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Every day I wake up at 6:50 and enjoy a short stroll along the river in the foggy and gray early morning. There is always a boy waiting for the school bus and a gaggle of scooters skirting across the bridge. As I turn onto Plympton Street, I prepare for the daily morning prayer service known as Shacharis.
In my first year at Harvard, I was fortunate to live in Canaday and have 9 a.m. class every day. Being a 30-second walk from class, I would get out of bed at about 8:55 and jump right into Latin.
When I returned from winter break my sophomore year, I began going to Shacharis at Hillel. The obvious benefit of having set times for prayer is that it gives structure to one’s day and allows one to meditate and process one’s thoughts to be best prepared for the rest of the day. Yet, the most profound reward is the constant enforcement that we live as members of communities, not primarily as individuals.
I could set up my own morning routine — yoga, reading, meditation — and have the same time to decompress and establish a rhythm for my days. So why obligate myself to this group prayer session when I could pick whatever I’d like in the morning and get the same result? A better way of putting it, why does Jewish law require that we pray in a group rather than alone?
It might seem that if we prayed on our own we would be able to better exercise our own style — approach God in the way that is most meaningful for each of us. It would prove more convenient, too: Everyone might have a better time or place to pray, adjusted to their own individual schedules, than those necessitated by centralizing services at the synagogue before dispersing to classes, dorms, or work.
But then again, that — the rewards and inconveniences of joint prayer — is exactly the point. We must pray in a group so that we understand our constant dependence upon and responsibility towards others. When my alarm goes off, I can’t hit my snooze button 10 times as I did Freshman year. From the moment I wake up, I am needed by others. My absence means that nine other people can’t read the Torah, or someone in mourning can’t say the prayer for their deceased loved ones. My entire day is imbued from the beginning with a sense of import, with the knowledge that what I do affects others, providing a constant reminder of my existence not as an atomic entity but as a part of a far greater structure.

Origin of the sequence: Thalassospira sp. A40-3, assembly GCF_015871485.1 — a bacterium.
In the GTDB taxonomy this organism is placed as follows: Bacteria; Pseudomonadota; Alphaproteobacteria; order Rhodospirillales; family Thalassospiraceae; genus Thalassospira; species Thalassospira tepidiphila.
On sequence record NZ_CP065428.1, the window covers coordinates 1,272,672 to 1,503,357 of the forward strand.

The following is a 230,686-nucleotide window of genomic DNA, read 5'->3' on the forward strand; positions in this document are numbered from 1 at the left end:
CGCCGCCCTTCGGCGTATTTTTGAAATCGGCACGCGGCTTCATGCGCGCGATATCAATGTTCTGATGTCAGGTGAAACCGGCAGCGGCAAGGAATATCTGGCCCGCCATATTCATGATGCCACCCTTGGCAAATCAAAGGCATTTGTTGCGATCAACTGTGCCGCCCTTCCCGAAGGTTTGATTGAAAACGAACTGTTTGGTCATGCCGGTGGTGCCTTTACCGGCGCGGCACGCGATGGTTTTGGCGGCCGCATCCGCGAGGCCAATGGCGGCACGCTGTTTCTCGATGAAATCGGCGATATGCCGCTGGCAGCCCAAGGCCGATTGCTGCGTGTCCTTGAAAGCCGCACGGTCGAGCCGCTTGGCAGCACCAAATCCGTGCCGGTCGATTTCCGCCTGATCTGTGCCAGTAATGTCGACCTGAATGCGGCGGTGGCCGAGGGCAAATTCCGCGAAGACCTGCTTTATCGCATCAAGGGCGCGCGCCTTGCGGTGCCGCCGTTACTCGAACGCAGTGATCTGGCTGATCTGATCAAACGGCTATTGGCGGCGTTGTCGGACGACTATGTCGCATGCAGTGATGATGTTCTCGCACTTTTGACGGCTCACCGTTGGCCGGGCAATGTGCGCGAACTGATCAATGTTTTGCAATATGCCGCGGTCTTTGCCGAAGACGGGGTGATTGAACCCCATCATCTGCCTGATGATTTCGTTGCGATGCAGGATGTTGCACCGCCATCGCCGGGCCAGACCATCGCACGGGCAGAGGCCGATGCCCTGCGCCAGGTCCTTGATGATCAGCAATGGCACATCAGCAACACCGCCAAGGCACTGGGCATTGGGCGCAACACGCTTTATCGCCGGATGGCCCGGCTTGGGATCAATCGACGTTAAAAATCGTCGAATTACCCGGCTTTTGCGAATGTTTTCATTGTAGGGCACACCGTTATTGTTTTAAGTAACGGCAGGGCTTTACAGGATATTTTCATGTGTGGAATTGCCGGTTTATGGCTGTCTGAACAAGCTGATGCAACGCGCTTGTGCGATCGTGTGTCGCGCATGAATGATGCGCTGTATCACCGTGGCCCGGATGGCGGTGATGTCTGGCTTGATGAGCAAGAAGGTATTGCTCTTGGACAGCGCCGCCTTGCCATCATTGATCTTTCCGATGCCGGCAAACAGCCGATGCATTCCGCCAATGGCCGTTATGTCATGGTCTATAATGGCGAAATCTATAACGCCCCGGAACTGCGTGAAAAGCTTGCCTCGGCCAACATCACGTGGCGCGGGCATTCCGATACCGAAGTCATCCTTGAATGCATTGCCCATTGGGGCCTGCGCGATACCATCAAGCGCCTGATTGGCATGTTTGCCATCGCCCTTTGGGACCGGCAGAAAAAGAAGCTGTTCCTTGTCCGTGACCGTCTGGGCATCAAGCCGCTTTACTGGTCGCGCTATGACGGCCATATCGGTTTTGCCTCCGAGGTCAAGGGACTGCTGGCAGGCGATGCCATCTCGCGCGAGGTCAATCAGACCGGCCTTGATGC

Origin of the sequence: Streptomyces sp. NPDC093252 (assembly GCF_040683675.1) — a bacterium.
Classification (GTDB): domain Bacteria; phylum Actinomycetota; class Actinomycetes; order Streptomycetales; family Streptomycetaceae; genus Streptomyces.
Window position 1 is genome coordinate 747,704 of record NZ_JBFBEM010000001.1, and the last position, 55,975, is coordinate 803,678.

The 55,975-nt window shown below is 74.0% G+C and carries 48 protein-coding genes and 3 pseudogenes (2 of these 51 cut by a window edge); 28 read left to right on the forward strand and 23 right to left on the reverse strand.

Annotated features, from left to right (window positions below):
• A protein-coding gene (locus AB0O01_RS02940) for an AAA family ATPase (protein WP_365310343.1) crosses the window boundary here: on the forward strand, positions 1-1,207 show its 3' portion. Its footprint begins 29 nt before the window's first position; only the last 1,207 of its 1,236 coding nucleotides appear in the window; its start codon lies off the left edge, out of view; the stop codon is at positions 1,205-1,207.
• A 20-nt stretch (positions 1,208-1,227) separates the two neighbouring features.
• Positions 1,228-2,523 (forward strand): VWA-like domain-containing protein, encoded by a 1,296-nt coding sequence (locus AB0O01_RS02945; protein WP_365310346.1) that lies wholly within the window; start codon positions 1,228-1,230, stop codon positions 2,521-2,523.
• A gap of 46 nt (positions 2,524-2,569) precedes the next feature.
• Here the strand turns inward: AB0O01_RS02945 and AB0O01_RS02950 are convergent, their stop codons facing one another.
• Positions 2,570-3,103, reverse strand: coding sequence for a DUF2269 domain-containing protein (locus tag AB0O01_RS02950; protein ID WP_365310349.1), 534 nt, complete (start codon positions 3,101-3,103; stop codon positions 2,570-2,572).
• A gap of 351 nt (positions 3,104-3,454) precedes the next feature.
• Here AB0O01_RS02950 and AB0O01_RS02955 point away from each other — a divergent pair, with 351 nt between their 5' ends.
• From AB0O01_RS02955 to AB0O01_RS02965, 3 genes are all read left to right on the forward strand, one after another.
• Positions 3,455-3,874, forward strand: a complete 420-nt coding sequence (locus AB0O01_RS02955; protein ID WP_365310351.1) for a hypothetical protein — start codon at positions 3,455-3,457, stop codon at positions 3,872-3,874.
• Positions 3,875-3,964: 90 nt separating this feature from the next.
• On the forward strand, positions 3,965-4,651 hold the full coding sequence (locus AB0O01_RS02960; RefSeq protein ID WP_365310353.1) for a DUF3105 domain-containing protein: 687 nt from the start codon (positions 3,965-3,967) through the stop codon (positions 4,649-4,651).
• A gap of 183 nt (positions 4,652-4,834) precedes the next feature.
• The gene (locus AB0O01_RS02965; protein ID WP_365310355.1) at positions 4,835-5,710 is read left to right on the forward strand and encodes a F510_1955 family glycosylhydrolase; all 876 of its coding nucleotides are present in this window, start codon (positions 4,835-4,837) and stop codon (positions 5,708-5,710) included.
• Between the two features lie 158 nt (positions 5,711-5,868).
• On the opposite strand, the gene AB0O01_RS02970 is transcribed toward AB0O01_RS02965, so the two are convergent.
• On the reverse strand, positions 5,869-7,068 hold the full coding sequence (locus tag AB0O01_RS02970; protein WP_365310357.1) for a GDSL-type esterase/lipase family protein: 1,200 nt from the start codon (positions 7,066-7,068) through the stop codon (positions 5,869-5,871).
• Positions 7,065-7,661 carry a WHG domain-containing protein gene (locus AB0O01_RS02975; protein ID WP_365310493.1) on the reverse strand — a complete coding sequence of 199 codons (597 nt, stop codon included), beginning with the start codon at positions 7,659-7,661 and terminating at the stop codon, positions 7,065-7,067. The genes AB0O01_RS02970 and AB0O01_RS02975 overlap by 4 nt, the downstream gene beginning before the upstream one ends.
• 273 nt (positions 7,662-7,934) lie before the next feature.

The emphasis on community doesn’t end when I walk into the synagogue and ensure that enough people are there. Our interdependence is written into the texts of the most important prayers we say each day. The central part of this prayer service are the nineteen blessings which comprise the Shemoneh Esrei. These blessings do not ask for personal wealth or forgiveness but are general invocations. We ask God to make sure that the fields produce enough crops that there isn’t starvation, and we repent for our sins as a people not as individuals.
At college we are given the opportunity to find ourselves. The idea, just like a science experiment, is to take us away from our families and those upon whom we depend, and before we develop families that will depend on us, and see who we really are. But this attitude implies a deeply individualistic understanding of human beings, that in some way we exist without others.
But, if we want to have communities where there is deep mutual support and trust, then we can never treat ourselves as independent entities. We are all different and have something unique to offer, but our ultimate mission is to take that thing and bring it to others. The only way we can really integrate the idea of interdependence into our minds is through making unbreakable commitments to others.
This is not to say we should neglect ourselves. Our personal goals and improvement are necessary for us to be able to take care of others. There is still room in the Jewish prayer service to ask God for whatever we personally need. Nevertheless, the prevailing mantra in our minds must be that we are inextricably linked to all of our fellows, and that we must organize our days around realizing how much they give to us, and how much we are indebted to them.
Spencer W. Glassman ’23-’24, a Crimson Editorial Editor, is a History concentrator in Leverett House. His column, “Becoming Religious at Harvard,” runs on alternating Wednesdays.
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